After the Civil War, the Radical Republicans had a different view from that of President Andrew Johnson with respect to Reconstruction. Just like Abraham Lincoln, his predecessor who lived barely a year into the Reconstruction before he was assassinated, President Johnson was of the idea that a more lenient and conciliatory approach should be taken in the South which had faced a lot of damage due to the civil war. On the other hand, Radical Republicans were against both Lincoln’s and Johnson’s approaches and policies on reconstruction as they were too lenient. The Radical Republicans approach was more strict and firmer because it wanted the Federal government to exert more control of the South during Reconstruction by ensuring the protection
The thesis “The New View of Reconstruction”, Eric Foner reviews the constantly changing view on the subject of the Reconstruction. The postwar Reconstruction period has been viewed in many different lights throughout history but one fact remains true, that it was one of the most “violent, dramatic and controversial” times in US’s history (224). In the beginning of his thesis, Eric Foner talks about the way the Reconstruction was though as before the 1960 as a period of intense, corruption and manipulation of the freedman. After mentioning the old way of thinking before the 1960’s, Eric Foner reveals the reason for this train of thought, the ignored testimonials of the black freedman.
Following Lincoln’s tragic assassination, President Andrew Johnson took on the accountability of making Reconstruction a reality. Andrew Johnson wanted to use Lincoln’s ideas of reconstruction but in a modified form. Since Congress would be in recess for eight more months Johnson decided to go ahead with his plan. Johnson's goal in reconstruction was to grant amnesty to all former Confederates (except high officials), the ordinances of secession were to be revoked, Confederate debts would repudiate, and the states had to ratify the Thirteenth Amendment. Once the states swore to a loyalty oath to abide by the conditions they would be allowed to return to the Union. After swearing to the oath Confederate States would be allowed to govern themselves. With this power the states implemented the creation of a system of black codes that restricted the actions of freed slaves in much the same way, if not exactly the same way, that slaves were restricted under the old law. The end result of his plan was a hopeless conflict with the Radical Republicans who dominated Congress, passed measures over Johnson's vetoes, and attempted to limit the power of the executive concerning appointments and removals.
... The cause was forfeited not by Republicans, who welcomed the African-American votes, but to the elite North who had concluded that the formal end of slavery was all the freed man needed and their unpreparedness for the ex-slaves to participate in the Southern commonwealth was evident. Racism, severe economic depression, an exhausted North and troubled South, and a campaign of organized violence toward the freed man, overturned Reconstruction. The North withdrew the last of the federal troops with the passing of The Compromise of 1877. The freed slaves continued to practice few voting rights until 1890, but they were soon stripped of all political, social and economic powers. Not until the civil rights movement in the 1950’s and 1960’s were the freedoms that were fought for by our Republican forefathers nearly 100 years before, finally seen through to fruition.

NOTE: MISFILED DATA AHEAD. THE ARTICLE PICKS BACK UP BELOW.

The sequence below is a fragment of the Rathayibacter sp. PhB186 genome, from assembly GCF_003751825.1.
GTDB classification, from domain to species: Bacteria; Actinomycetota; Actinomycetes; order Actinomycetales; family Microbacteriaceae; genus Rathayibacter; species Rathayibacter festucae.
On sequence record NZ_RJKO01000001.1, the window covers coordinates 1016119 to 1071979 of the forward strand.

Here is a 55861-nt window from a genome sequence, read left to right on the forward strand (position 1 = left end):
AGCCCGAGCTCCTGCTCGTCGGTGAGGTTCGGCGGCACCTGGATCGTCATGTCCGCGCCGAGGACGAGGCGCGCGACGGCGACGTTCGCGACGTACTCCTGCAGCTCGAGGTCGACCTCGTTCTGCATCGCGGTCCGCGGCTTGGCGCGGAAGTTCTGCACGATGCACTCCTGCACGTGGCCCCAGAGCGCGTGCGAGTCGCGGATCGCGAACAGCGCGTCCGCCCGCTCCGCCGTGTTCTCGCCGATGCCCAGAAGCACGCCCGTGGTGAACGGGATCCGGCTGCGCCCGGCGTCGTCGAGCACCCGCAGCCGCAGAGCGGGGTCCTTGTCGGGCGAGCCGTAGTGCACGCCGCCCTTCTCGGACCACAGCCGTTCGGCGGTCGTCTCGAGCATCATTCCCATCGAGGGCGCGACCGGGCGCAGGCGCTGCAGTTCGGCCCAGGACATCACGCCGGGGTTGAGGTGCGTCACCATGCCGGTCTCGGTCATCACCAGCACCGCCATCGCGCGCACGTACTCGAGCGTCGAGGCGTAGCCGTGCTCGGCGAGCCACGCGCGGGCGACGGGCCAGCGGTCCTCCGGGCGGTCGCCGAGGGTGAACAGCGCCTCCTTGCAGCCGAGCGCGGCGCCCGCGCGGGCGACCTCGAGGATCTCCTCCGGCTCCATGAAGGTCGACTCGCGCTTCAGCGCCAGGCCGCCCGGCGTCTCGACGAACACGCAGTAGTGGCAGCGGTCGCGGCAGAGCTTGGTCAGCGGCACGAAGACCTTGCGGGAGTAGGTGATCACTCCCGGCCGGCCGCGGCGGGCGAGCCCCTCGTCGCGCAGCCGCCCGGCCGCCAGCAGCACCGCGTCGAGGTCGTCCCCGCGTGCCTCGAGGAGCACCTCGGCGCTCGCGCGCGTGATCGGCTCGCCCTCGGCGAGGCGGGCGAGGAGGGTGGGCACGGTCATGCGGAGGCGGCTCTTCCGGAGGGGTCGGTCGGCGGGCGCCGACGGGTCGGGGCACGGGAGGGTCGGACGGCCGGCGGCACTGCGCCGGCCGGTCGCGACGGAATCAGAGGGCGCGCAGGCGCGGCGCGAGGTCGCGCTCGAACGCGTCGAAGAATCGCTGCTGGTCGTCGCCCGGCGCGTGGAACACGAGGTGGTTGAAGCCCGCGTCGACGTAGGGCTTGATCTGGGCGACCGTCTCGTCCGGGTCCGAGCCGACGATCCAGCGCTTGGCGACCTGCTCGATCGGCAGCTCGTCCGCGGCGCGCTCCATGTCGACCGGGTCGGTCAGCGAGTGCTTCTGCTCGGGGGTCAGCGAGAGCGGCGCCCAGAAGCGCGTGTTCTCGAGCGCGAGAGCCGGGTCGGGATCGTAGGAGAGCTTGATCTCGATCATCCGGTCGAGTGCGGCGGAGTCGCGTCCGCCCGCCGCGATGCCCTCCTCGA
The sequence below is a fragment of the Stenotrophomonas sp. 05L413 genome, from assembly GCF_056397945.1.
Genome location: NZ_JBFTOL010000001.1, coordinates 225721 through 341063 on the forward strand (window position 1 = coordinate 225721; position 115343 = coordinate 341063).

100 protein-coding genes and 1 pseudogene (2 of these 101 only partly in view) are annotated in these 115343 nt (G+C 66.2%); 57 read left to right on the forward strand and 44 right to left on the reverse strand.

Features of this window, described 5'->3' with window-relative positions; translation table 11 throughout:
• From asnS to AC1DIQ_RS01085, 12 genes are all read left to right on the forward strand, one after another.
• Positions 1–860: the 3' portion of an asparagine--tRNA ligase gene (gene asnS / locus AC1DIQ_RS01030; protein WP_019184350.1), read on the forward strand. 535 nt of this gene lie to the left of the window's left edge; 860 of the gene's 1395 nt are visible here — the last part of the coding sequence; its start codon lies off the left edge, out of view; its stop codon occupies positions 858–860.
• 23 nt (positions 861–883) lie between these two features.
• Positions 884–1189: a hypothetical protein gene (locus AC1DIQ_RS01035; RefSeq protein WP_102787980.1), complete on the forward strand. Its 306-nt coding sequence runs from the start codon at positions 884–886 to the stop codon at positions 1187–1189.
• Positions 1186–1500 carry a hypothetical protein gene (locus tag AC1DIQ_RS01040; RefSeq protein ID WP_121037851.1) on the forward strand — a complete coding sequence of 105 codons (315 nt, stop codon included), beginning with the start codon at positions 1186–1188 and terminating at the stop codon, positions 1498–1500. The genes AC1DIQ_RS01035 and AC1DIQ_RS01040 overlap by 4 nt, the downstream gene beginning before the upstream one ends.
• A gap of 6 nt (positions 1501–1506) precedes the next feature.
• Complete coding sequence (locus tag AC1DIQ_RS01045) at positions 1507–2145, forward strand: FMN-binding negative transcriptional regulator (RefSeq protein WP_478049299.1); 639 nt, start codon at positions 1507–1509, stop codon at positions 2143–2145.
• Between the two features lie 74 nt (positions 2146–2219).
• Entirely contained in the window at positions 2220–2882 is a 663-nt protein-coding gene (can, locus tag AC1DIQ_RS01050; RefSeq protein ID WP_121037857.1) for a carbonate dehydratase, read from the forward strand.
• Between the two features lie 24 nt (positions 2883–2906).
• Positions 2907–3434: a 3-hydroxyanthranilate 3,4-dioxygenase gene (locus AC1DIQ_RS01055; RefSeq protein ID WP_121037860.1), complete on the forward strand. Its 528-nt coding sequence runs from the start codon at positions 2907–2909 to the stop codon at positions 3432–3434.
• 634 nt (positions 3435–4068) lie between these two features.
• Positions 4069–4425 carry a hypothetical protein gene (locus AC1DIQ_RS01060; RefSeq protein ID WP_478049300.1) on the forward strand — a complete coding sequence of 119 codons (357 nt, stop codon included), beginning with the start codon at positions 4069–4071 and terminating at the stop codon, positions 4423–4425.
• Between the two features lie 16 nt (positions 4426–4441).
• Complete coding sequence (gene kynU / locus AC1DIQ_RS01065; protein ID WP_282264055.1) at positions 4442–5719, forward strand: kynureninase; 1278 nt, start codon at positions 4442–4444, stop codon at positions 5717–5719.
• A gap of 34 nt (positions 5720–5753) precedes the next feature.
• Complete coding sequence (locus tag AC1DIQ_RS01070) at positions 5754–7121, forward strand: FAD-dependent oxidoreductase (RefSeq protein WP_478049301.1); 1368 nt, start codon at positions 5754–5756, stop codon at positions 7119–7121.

After the Civil War ended in 1865, it was followed by an era known as Reconstruction that lasted until 1877, with the goal to rebuild the nation. Lincoln was the president at the beginning of this era, until his assassination caused his vice president, Andrew Johnson to take his place in 1865. Johnson was faced with numerous issues such as the reunification of the union and the unknown status of the ex-slaves, while compromising between the principles of the Republican Party and the Democratic Party. After the Election of 1868, Ulysses S. Grant, a former war hero with no political experience, became the nation’s new president, but was involved in numerous acts of corruption. Reconstruction successfully reintegrated the southern states into the Union through Lincoln and Johnson’s Reconstruction Plans, but was mostly a failure due to the continued discriminatory policies against African Americans, such as the Black Codes, Jim Crow laws, and sharecropping, as well as the widespread corruption of the elite in the North and the Panic of 1873,
As President, Johnson decided to follow Lincolns plans by granting amnesty to almost all former confederates; establishing a Provisional government; and ratifying the thirteenth Amendment to abolish slavery. However, Johnson was not the same man as Lincoln for he was quite unpopular, especially with Congress. As the south was in a transitional period, its politics were changing as well. First, the Reconstruction Act allowed blacks to v...
Amid the post Civil War chaos, various political groups were scrambling to further their agendas. First, Southern Democrats, a party comprised of leaders of the confederacy and other wealthy Southern whites, sought to end what they perceived as Northern domination of the South. They also sought to institute Black Codes, by limiting the rights of Blacks to move, vote, travel, and change jobs,3 which like slavery, would provide an adequate and cheap labor supply for plantations. Second, Moderate Republicans wanted to pursue a policy of reconciliation between North and South, but at the same time ensure slavery was abolished.